All communities want to access their territories, rivers and forests freely, to practice diverse peasant agriculture and traditional practices, and to promote education about sustainability values and practices. Traditional knowledge and customary practices need to be promoted or revitalised and there needs to be support for economic livelihoods, as particularly noted by the women. The youths are also eager to document traditional knowledge.
Since natural pastures are severely degraded due to overgrazing, the communities of Obigarm and Jonbakht are also studying the issues of managing pasture resources and regulating farm livestock numbers. The communities of Dashtijum, Sarikhosor and Mulokoni want to be engaged in horticulture growing local varieties of plants. They also need support to organise a mini-workshop about processing organic products made from local fruits, and gaining access to the market to sell their products.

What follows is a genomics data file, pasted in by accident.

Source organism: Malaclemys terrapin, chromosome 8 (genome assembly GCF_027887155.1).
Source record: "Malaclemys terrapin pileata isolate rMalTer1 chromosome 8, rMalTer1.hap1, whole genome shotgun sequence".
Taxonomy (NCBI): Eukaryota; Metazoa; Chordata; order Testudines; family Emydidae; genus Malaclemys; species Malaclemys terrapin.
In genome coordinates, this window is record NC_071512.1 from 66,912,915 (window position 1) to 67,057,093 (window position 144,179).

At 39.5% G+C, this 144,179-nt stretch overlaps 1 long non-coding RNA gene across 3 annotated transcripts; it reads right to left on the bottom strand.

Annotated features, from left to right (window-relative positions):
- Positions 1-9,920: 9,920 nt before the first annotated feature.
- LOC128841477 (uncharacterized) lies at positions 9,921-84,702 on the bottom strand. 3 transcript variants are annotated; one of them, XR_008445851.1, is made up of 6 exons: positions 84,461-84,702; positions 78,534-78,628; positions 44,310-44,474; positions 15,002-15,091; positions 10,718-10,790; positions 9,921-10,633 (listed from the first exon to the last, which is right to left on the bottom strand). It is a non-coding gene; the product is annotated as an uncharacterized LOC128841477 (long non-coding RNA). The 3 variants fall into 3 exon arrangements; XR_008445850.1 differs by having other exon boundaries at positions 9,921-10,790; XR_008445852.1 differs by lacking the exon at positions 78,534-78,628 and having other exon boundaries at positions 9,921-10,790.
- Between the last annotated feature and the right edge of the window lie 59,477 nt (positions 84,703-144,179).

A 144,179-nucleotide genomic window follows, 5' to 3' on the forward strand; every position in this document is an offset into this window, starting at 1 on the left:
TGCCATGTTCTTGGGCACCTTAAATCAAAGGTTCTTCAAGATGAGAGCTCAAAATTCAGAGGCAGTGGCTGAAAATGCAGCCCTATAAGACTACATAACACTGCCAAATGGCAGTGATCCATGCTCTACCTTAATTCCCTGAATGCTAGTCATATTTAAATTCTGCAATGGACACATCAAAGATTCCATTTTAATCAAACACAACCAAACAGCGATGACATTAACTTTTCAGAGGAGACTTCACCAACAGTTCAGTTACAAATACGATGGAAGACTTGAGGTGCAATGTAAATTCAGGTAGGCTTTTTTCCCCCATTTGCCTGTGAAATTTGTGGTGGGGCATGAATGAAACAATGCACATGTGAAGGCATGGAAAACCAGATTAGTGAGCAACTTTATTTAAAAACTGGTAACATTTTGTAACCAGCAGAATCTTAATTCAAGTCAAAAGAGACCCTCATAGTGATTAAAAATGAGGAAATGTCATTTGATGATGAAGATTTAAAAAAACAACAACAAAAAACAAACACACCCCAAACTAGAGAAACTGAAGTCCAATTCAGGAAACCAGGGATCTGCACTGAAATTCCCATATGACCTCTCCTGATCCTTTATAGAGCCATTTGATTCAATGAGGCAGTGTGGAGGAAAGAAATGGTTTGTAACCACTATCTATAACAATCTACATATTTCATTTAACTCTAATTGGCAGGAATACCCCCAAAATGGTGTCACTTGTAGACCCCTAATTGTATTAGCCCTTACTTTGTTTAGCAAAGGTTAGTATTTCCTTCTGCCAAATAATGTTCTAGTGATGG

In general the capacity and influence of local community leaders needs to be improved, and consultations and legal advisory services for local authorities are needed to mediate conflicts and disputes over natural resources, especially around access to pastures and forests.
Support for all of these initiatives could help to revive resilient communities and ensure community conservation.
This summary is based on a full CCRI report about the communities’ conservation resilience assessment in Tajikistan, which can be found here.